The best way to remember adductor from abductor is to note that adductor begins with knees apart, bringing the knees together, working the inner thigh and abductor begins with knees together and spreading outward which works the outer thigh. Just remember that adductor means to “add” and abductor means to “take away”

When these exercises are done correctly, there is no way that you will not feel the effects of their training. Some people say they’ve performed these exercises but didn’t feel anything nor see the benefit. Well, the only way you will not feel these exercises working your hip area, is if you perform them incorrectly.One of the first things you will need to do is select a weight that is resistent enough for you to not breeze through the movement but comfortable enough for you to perform at least 15 repetitions. There are seating variations to these exercises, as well. For both adductor and abductor, you can create a more intense movement that will be tougher to perform by leaning your body forward. In fact, with the right tension and proper execution of the movements, it should become more and more difficult to complete each set. Sometimes, depending on your body, you may not feel as if you’ve trained your adductor/abductor muscles right away. However, if you do train them correctly, you will know it in at least a day or so because you will definitely feel it.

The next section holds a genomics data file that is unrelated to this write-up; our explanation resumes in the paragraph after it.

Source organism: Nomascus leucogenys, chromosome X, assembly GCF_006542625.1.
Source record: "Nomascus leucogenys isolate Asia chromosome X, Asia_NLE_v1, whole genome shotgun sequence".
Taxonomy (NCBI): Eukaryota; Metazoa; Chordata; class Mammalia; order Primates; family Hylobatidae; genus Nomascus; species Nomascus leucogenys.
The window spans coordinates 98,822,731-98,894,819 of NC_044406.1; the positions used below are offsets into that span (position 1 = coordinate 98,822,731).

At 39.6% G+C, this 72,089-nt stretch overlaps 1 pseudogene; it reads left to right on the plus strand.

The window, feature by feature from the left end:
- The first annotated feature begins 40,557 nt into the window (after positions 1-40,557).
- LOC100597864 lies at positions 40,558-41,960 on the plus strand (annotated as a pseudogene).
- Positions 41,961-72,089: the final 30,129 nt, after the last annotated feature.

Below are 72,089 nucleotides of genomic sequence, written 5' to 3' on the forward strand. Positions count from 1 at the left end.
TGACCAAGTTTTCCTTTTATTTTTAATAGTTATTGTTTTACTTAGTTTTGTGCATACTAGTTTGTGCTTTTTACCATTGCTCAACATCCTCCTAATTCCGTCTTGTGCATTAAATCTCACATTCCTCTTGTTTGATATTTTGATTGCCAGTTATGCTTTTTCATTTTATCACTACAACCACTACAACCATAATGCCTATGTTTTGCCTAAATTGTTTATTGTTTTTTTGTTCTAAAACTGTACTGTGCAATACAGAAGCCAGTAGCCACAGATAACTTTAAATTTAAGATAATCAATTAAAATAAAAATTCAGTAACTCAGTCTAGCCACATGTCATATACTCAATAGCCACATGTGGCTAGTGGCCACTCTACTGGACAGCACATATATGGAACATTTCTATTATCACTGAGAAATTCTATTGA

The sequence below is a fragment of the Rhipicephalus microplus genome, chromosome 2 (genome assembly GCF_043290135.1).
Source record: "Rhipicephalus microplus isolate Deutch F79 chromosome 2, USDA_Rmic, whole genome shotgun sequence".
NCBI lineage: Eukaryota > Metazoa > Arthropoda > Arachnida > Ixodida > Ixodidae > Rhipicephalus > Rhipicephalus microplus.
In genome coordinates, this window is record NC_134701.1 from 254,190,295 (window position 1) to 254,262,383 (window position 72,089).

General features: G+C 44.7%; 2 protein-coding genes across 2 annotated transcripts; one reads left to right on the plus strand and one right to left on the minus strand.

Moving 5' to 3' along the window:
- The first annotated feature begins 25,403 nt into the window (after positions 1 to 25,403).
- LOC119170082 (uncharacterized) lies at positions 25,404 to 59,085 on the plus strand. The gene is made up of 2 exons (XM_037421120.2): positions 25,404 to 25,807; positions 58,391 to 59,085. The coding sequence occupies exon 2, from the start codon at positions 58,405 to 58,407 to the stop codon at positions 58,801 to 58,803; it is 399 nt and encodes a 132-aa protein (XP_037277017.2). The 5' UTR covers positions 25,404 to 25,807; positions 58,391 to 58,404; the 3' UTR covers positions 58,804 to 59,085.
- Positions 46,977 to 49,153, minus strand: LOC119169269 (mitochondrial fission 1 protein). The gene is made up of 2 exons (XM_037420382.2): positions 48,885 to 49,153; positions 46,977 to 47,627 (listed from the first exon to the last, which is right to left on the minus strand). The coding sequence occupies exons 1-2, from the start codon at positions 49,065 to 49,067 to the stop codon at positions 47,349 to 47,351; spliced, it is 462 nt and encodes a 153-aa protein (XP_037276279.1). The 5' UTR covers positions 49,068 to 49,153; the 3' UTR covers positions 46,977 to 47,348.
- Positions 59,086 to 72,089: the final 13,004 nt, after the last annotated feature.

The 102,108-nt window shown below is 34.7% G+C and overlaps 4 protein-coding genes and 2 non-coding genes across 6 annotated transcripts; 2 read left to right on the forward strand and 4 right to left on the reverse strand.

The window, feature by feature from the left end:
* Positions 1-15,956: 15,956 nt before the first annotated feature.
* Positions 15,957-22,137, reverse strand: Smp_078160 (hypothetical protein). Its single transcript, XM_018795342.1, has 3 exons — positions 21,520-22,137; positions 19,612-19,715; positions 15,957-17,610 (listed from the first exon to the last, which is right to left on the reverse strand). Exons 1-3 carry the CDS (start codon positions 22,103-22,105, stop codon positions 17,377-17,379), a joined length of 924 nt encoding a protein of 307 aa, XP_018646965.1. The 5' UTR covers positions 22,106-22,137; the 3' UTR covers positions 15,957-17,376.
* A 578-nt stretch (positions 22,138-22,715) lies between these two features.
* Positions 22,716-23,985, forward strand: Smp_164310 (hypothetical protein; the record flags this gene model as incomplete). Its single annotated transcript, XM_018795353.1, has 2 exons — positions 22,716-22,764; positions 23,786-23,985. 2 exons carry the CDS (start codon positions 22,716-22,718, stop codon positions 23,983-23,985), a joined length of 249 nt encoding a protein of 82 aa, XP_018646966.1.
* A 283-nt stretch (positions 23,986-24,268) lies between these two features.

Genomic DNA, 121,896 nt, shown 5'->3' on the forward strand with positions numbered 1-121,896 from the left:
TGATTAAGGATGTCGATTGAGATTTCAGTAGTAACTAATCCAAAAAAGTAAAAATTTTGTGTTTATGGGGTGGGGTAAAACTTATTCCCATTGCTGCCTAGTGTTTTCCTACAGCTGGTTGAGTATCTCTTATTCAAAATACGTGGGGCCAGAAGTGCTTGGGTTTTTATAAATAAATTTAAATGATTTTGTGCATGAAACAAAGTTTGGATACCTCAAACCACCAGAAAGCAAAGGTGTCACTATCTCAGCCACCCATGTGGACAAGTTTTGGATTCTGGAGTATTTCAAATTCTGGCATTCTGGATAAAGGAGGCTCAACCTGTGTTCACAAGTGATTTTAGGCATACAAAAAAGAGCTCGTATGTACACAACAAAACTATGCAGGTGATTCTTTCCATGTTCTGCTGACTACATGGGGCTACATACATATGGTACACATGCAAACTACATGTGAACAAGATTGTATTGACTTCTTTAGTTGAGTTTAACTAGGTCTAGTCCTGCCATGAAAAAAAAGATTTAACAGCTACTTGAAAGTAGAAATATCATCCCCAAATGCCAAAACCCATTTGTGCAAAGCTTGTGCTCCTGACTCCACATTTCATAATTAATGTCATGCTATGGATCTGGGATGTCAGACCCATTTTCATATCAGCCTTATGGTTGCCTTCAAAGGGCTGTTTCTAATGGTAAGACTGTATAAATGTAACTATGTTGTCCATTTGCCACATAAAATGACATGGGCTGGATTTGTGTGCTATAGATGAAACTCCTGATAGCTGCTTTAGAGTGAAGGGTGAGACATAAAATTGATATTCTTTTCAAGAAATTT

Men often frown on adductor/abductor exercises for themselves because somehow, many of them come to associate it with femininity. However, these exercises benefit both males and females alike and are great tools to incorporate into your training routine.

The adductor/abductor machines are not miracle workers designed to take away from other training needed to reduce body fat and add definition. These exercises are simply tools you can use in your routines mainly to assist in toning or shaping the thighs and glutes. The single set of exercises alone will not rid your thighs of fat and cause them to become lean. This is perhaps why adductor/abductor exercises don’t get much recognition. People are, for the most part, misinformed about the exercises being this “miracle fat remover”. But just as with any other exercise you perform, losing weight and shaping your body happens through weight training, diet and the consistency of both. The exercises are merely tools that help the changes to occur faster. When various exercises work together over a period of time, that is how the body transforms, not from just one single movement.